Think your job is a pain in the neck? How about being in charge of the disposing of used mattresses that come complete with bed bugs and other miniscule creatures? Or digging materials such as rusty boats out of disgusting swamps? Or window washing in a pulley seat amidst high island winds? Those are just a few of the jobs seen on the new season of the Discovery Channel's "Dirty Jobs," which continues to not only gross out viewers but also pay respect to the hard workers out there whose jobs include nothing that could be considered glamorous. To find out more about the criteria for a good dirty job, what is considered the dirtiest of dirty and if host Mike Rowe is truly the sexiest man alive, our Jim Halterman recently spoke with Executive Producer Eddie Barbini.
Jim Halterman: After producing over 100 episodes, are you running out of dirty jobs yet?
Eddie Barbini: It's always surprising to me that our researchers come in with another story that we may not have ever heard of. Sometimes we repeat themes in the show but what makes that particular job different is the characters that we meet. That always changes a job for us so, yes, the pool that we draw from is getting smaller but I think we find a lot more interesting jobs now as well.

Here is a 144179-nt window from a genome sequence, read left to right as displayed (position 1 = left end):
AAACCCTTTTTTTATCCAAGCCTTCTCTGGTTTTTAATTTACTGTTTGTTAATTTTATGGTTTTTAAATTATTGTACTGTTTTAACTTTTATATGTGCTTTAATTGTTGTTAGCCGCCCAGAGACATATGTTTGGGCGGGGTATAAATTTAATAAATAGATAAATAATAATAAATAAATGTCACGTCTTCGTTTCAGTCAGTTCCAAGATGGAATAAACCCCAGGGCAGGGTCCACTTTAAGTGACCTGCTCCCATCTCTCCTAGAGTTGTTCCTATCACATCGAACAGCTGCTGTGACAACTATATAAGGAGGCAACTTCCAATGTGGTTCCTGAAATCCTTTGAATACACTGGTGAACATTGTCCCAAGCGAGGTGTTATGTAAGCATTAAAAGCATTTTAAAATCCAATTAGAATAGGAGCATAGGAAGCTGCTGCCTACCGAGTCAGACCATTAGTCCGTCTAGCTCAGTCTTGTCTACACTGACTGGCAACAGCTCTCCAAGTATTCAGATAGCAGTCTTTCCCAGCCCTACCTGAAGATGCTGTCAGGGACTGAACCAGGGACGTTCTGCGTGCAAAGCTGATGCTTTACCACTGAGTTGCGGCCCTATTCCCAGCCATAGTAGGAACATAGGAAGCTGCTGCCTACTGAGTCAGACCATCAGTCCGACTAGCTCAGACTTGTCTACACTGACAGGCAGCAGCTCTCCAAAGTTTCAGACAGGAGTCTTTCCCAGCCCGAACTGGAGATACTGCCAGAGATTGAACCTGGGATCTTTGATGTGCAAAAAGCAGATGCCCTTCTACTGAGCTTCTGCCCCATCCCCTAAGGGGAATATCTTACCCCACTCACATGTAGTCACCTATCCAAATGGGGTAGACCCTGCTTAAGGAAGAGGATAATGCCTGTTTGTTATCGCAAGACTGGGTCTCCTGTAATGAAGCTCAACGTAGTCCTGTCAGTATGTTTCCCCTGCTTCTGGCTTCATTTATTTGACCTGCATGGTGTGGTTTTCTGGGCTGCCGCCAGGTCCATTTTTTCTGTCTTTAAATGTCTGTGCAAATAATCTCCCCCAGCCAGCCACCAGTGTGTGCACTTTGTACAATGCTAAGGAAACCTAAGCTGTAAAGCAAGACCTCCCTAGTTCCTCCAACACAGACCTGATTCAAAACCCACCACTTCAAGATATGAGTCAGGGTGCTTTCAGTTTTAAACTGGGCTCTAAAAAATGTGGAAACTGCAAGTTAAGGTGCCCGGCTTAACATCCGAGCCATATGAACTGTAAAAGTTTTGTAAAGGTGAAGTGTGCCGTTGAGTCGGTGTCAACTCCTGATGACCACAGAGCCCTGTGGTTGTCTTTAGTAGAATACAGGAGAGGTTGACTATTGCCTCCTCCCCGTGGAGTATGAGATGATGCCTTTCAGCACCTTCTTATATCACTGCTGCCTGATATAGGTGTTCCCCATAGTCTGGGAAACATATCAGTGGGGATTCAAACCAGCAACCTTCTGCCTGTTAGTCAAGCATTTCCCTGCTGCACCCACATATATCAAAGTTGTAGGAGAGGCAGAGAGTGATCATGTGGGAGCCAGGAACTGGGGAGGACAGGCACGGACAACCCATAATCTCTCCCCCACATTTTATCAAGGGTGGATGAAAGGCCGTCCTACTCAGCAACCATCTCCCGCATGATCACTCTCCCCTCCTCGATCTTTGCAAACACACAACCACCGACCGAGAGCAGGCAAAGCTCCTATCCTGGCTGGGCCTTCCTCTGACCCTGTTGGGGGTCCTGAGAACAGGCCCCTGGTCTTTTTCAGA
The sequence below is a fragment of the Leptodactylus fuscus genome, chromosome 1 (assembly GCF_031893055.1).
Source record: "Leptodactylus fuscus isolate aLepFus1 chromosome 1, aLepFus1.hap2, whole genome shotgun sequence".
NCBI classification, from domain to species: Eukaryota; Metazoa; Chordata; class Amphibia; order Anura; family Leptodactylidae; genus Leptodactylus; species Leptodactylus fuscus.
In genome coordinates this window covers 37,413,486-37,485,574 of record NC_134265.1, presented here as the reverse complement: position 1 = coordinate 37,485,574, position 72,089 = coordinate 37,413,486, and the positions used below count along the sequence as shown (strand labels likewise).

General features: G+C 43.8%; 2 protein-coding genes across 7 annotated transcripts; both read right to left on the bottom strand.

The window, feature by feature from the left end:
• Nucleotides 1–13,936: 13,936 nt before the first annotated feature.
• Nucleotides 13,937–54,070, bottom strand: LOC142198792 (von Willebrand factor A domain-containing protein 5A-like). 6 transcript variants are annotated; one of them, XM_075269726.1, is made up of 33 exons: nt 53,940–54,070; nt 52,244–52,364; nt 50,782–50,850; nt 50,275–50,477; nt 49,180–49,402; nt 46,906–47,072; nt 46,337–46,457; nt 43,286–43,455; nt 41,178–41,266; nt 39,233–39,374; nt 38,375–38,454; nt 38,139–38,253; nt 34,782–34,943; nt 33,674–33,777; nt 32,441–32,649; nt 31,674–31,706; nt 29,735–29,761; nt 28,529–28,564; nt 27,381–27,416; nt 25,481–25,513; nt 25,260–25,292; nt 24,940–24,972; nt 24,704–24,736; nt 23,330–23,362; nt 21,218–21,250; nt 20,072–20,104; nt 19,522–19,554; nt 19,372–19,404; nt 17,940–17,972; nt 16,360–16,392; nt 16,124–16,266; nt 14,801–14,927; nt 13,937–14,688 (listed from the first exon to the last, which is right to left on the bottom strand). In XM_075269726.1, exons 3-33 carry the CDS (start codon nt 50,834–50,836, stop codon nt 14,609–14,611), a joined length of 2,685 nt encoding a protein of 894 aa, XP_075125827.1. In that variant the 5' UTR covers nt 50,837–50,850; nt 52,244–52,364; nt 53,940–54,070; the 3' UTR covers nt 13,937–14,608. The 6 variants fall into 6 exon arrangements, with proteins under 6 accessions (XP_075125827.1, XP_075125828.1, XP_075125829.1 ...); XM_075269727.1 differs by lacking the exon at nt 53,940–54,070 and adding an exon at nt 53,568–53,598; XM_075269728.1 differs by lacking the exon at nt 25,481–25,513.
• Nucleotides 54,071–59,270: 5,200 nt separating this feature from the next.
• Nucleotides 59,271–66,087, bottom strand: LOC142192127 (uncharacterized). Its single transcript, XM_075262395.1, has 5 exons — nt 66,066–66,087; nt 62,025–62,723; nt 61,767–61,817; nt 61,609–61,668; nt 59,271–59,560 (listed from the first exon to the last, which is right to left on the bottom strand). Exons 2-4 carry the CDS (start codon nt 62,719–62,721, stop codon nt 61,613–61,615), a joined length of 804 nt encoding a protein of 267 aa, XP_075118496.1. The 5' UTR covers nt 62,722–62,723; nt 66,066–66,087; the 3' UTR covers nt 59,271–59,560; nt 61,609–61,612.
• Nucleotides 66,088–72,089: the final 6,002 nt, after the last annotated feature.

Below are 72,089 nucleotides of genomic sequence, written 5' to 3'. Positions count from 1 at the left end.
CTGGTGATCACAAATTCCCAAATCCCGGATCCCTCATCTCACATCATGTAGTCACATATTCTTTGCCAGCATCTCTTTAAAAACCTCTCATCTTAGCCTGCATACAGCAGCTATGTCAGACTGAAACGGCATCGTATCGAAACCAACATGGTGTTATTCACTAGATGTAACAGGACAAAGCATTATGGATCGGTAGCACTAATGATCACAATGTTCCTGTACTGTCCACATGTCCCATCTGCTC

JH: What do you think is the appeal of the show? Mike and his personality or the jobs?
EB: I think it's a combination of things. Mike, obviously, is a very, very special talent. He's very, very relatable to people, he's funny, he's childish and he's intellectual. He's got all these great combinations that just make for a great television host and I also think that the theme that he's doing jobs that we take for granted really resonates with the working man out there. I can't count on one hand any shows that really celebrate the worker. Every single one of us has either done a job like that or had a relative or father or grandfather who has done those jobs. That alone really touches the soul of America.
JH: I noticed the joking and bantering is usually done between Mike and the production crew on the show but never the subject or the job. Intentional?
EB: Absolutely. That's always been the mission of the show. We've talked about that many times and Mike is really, really good at that. He never looks down upon anyone. He's the apprentice, the guy who's going out there to learn.